We had been no more than fifty yards from any of the sheer granite walls that the winds were now pushing Bagandown onto at a great rate of speed. As the deep rumblings told us, the anchor was no longer holding, and despite the zero visibility in the blackness of the gale-filled night, I knew contact with the jagged and strong rocks to be imminent. All I had to saywas, “We’ve got to get out of here and now.” Everyone fell into the respective roles they’ve been performing for the past 8,000 miles. I made sure Sefton didn’t mind my jumping in over his command (he didn’t) and started Bagan. Even though the radars and GPS were all active and working, the half-second lag that each one gave was a deadly half-second. Equally, I couldn’t rely on the lag in the compass to show us our way out. We couldn’t see a thing. Bagan could be facing west and the radar would show the distant exit as north. I’d turn her to the north, and by the time the radar showed north, the powerful wind would have pushed us well past our mark and we’d now be facing east.
Checking the instruments, the wind-driven over-correction would take no longer than two seconds. But in that short amount of time, we would go from facing the exit shown on the radar to seeing with our spotlight a steep granite-faced wall no more than ten feet away being pummeled by four-foot wind-driven waves. From the foredeck, Chauncey would call out: “Rocks, back her down!” I’d gently push her in reverse then pour on the coals. Dominique from the stern would then holler: “STOP!! Rocks …!” I’d take a look at the radar, try to anticipate its next swing, putBagan in forward, crank the wheel all the way to port or starboard, and give her a large shot of power to try to swing her stern away from the rocks. Before he’d get a chance to say it, I’d see the rocks lit up by the rain-slashed beam from the searchlight in Chauncey’s hand. “STOP … rocks!” Back and forth we went, each maneu- ver taking perhaps three seconds. We were driving blind and at any moment a broadside blast of gale force wind would push all fifty-seven feet of Bagan violently sideways, something I could only tell by the new way in which she was leaning and taking the confused seas.
By this point, our collective goal was to keep Bagan moving. Getting out was beside the point. With visibility impossible, this futile maneuvering was all done by feel and it was only when we were seconds away from certain destruction on the rocks that I’d know the outcome of the attempt. We were in a very small and prison-like washtub of confused and large seas driven by winds that were cascading down the sheer-faced mountains—winds thatcame from all directions on the compass at once. The scenario was the same one that we faced a month earlier as we left the Aleutians into the Gulf of Alaska. But there we had room to maneuver, time to try and figure out the beating we were taking. Here we had none.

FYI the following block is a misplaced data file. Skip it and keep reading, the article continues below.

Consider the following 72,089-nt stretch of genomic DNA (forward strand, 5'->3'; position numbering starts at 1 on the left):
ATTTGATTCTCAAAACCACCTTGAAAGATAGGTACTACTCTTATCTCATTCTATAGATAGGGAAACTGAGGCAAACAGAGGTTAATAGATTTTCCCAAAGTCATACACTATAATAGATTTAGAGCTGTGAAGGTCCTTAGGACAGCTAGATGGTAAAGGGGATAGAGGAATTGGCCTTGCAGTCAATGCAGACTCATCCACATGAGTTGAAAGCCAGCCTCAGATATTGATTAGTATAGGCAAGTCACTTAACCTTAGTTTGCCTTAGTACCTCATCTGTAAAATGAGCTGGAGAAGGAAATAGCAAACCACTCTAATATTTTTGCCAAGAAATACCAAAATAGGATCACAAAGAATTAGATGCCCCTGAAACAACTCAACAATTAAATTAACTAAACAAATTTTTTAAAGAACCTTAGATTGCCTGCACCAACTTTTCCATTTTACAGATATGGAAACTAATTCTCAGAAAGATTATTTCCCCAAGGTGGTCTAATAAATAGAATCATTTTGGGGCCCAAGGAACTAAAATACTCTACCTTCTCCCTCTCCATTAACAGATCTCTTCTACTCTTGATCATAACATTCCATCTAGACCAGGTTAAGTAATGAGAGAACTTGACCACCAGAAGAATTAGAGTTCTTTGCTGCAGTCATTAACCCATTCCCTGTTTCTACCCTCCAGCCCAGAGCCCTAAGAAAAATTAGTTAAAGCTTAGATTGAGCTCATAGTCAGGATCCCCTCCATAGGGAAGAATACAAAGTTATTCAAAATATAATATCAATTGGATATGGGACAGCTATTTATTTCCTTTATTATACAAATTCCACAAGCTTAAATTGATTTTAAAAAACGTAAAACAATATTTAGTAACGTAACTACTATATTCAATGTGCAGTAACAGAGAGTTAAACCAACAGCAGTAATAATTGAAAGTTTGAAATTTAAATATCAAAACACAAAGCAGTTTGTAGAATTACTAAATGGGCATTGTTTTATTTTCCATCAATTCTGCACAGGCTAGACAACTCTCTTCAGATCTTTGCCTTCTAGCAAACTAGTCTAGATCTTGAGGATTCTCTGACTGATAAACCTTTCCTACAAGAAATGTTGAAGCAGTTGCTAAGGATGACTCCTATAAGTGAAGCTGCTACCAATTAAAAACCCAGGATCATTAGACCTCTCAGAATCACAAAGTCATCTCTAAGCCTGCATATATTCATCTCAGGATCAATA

TO WATCH THE OFFICIAL HD TEASER FOR “The Other Side of The Ice” [book and documentary] PLEASE GO TO: VIMEO.COM/45526226) 
A sailor and his family’s harrowing and inspiring story of their attempt to sail the treacherous Northwest Passage.
Sprague Theobald, an award-winning documentary filmmaker and expert sailor with over 40,000 offshore miles under his belt, always considered the Northwest Passage–the sea route connecting the Atlantic to the Pacific–the ultimate uncharted territory. Since Roald Amundsen completed the first successful crossing of the fabled Northwest Passage in 1906, only twenty-four pleasure craft have followed in his wake. Many more people have gone into space than have traversed the Passage, and a staggering number have died trying. From his home port of Newport, Rhode Island, through the Passage and around Alaska to Seattle, it would be an 8,500-mile trek filled with constant danger from ice, polar bears, and severe weather.

What Theobald couldn’t have known was just how life-changing his journey through the Passage would be. Reuniting his children and stepchildren after a bad divorce more than fifteen years earlier, the family embarks with unanswered questions, untold hurts, and unspoken mistrusts hanging over their heads. Unrelenting cold, hungry polar bears, and a haunting landscape littered with sobering artifacts from the tragic Franklin Expedition of 1845, as well as personality clashes that threaten to tear the crew apart, make The Other Side of the Ice a harrowing story of survival, adventure, and, ultimately, redemption.

TO WATCH THE OFFICIAL HD TEASER FOR “The Other Side of The Ice” [book and documentary] PLEASE GO TO: VIMEO.COM/45526226) 

Buy Now @ Amazon
Genre – Memoir, adventure, family, climate
Rating – PG
More details about the author
 Connect with Sprague Theobald on Facebook & Twitter

Wednesday, July 2, 2014

Rik Stone Opens Up About Inspiration & Aspiration @Stone_Rik #AmReading #SelfPub #Crime

What inspired me to write my book?
Lots of people feel the need to write almost as soon as they learn to put words together. I went to school with girls who kept diaries and diligently made entries on a daily basis. Not me, I was like the other boys. If there was a ball to play with, we’d play football. If there was no ball, we’d find an old tin, maybe in a dustbin, and play kick the tin. In the late 50’s, early 60’s, where I came from that was what life was for a young lad – and I loved it.